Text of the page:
ITC encourages organizations involved in promoting artisanal exports to announce this WCO recommendation to their own networks, by reporting the development in magazines, newsletters and web sites, as well as at relevant events. "In view of the recommendation's importance for trade promotion and export development of artisanal products, it is crucial that it be officially accepted and implemented by countries as soon as possible," notes Bertil Byskov, Chief of ITC's Market Development Section.María-Mercedes Sala, the ITC Market Development Officer responsible for artisanal products, reports that she has "disseminated it to 2,000 development partners around the world, including crafts ministries and departments, United Nations Development Programme affiliates, trade support institutions, craft business associations and relevant non-governmental organizations. WCO has also informed its worldwide network and asked its member countries to classify all craft products accordingly".Please inform M.-M. Sala directly about any achievements or progress made towards implementing this recommendation, and about any announcements that you make to your own networks. She can be contacted at: phone +41 22 730 0449; fax: +41 22 730 0446; e-mail: sala@intracen.org

    The Oxford Analytica article describes well the formidable, but surmountable constraints to integrating LDCs into the multilateral trading system. It concludes that vitally needed financial and technical assistance for LDCs will materialize only if "potential donors can be convinced that trade-related assistance is central to the development process". The issue is real; it transcends LDCs, as overall trade-related technical assistance is relatively quite limited.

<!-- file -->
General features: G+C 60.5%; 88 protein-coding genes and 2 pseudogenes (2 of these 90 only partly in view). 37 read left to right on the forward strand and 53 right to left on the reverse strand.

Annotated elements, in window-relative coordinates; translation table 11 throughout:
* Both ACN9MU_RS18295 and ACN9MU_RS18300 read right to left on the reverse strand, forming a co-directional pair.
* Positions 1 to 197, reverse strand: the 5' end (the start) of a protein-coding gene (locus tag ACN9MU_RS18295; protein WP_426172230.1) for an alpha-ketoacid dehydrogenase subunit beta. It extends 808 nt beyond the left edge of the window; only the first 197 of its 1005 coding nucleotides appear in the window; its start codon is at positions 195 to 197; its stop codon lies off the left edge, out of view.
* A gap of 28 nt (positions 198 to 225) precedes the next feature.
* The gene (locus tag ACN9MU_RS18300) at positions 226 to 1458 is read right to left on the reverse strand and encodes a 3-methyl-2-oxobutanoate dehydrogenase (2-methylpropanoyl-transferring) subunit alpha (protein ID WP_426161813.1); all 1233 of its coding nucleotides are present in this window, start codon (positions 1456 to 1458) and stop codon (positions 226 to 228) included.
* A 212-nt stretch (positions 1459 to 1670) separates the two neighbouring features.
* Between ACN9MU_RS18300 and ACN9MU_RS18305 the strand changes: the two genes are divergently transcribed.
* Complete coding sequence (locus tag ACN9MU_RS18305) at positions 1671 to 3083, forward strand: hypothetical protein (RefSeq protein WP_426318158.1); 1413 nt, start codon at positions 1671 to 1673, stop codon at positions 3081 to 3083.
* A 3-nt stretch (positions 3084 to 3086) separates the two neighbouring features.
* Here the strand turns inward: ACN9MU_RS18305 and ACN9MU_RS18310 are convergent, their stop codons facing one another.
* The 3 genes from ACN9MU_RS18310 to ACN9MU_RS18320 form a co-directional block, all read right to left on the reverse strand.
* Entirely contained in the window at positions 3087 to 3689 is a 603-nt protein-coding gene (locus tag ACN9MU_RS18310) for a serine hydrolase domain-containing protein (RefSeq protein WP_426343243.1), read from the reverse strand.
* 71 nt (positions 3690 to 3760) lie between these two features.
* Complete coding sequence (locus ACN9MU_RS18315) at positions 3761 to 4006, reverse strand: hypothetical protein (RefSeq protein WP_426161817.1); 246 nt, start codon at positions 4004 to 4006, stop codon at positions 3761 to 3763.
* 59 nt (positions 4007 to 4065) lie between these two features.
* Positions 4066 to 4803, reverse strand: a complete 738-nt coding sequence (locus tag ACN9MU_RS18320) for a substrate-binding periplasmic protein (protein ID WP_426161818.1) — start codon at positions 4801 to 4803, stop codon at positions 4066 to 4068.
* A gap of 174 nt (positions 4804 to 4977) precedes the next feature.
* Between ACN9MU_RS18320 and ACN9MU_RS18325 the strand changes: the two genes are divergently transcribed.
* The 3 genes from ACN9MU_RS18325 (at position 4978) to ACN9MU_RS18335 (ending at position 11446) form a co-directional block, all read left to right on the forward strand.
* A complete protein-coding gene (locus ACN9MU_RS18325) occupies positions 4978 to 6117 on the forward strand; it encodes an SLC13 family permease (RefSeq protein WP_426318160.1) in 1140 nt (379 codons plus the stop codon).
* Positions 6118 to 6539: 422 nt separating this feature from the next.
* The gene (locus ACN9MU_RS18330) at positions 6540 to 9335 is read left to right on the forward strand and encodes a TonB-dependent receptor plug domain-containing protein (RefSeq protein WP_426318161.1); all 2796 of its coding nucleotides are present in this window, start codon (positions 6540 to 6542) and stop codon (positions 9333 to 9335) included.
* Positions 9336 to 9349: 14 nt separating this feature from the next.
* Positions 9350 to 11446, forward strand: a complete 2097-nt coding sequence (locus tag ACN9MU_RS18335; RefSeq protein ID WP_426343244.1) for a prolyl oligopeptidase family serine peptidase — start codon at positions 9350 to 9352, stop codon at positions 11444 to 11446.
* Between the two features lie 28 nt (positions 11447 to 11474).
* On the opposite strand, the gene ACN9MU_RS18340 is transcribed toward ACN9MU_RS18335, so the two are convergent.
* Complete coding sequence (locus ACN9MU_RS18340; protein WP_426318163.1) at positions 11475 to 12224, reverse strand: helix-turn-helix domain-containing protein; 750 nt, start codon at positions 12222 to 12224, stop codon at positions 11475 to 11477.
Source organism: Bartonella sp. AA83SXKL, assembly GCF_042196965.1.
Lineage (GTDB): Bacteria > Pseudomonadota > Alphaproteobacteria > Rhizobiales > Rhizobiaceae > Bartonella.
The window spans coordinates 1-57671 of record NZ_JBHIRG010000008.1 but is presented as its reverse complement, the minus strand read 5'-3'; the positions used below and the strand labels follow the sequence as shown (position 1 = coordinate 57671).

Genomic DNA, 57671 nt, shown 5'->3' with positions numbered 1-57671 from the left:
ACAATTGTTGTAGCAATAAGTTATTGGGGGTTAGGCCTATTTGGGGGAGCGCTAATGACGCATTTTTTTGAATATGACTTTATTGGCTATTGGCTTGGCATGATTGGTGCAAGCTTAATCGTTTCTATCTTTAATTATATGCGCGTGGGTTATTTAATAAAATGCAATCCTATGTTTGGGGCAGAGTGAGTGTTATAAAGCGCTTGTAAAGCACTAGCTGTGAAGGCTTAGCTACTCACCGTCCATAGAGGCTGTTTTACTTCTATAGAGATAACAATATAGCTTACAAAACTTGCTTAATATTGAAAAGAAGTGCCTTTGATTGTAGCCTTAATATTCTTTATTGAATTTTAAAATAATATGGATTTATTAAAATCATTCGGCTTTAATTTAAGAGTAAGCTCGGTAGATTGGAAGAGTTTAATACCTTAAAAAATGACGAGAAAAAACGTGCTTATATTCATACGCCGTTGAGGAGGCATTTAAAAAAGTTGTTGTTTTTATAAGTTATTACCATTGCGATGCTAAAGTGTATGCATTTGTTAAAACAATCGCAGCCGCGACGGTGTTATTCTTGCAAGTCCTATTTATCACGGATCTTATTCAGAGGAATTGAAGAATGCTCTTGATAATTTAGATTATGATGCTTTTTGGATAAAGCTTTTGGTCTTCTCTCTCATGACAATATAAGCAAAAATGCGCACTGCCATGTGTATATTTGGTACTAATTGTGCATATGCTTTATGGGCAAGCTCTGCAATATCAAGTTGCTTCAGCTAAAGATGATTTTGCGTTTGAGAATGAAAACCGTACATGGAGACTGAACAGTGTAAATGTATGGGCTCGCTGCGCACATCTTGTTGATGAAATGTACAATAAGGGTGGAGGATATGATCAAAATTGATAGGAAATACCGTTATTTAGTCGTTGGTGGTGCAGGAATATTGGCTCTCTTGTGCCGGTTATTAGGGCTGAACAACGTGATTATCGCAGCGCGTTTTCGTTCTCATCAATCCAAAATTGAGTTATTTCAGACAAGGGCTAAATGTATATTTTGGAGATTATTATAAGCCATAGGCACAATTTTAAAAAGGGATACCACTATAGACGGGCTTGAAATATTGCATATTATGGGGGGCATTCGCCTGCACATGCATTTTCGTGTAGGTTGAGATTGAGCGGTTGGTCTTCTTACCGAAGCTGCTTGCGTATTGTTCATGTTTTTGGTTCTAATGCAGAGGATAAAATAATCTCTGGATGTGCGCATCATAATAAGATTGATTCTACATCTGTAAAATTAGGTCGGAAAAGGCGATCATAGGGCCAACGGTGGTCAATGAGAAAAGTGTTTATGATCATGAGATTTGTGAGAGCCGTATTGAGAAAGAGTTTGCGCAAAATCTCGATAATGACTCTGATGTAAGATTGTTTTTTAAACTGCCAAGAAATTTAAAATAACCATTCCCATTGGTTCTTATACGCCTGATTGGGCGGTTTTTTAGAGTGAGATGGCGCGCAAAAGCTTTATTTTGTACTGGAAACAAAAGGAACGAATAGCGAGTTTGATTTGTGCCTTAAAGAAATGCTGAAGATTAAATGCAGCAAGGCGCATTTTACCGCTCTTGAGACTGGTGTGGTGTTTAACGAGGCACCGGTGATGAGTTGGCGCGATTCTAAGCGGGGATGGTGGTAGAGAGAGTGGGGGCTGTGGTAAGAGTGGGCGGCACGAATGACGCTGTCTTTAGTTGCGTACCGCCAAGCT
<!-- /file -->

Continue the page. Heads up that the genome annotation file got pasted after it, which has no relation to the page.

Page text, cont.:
The Integrated Framework and other trade-related assistance programmes were intended to reverse the growing marginalization of sub-Saharan Africa and other least-developed countries (LDCs) in the world trading system. They were launched with high hopes, but have since made little progress owing mainly to a lack of funding.

    Q. What were the biggest challenges you faced, and continue to face, in strengthening your organization?A. We saw four major challenges: • To strike a sustainable and rational balance between members' continued interest and enthusiasm, while they were reluctant to pay the full membership subscription. • Lack of seed money to effectively implement all the start-up association activities. • Unfair competition, especially in the area of training - by either donor agencies and/or NGOs (non-governmental organizations) providing zero-priced training events in the same field of study. • Adequate board commitment.

    Small businesses in developing countries have been finding out where to go to bid for supplies at the best price worldwide, and how to avoid some of the commonest pitfalls of e-commerce, thanks to a conference organized by ITC in Switzerland. Conveniently, participants did not have to worry about getting there, since the conference took place by e-mail.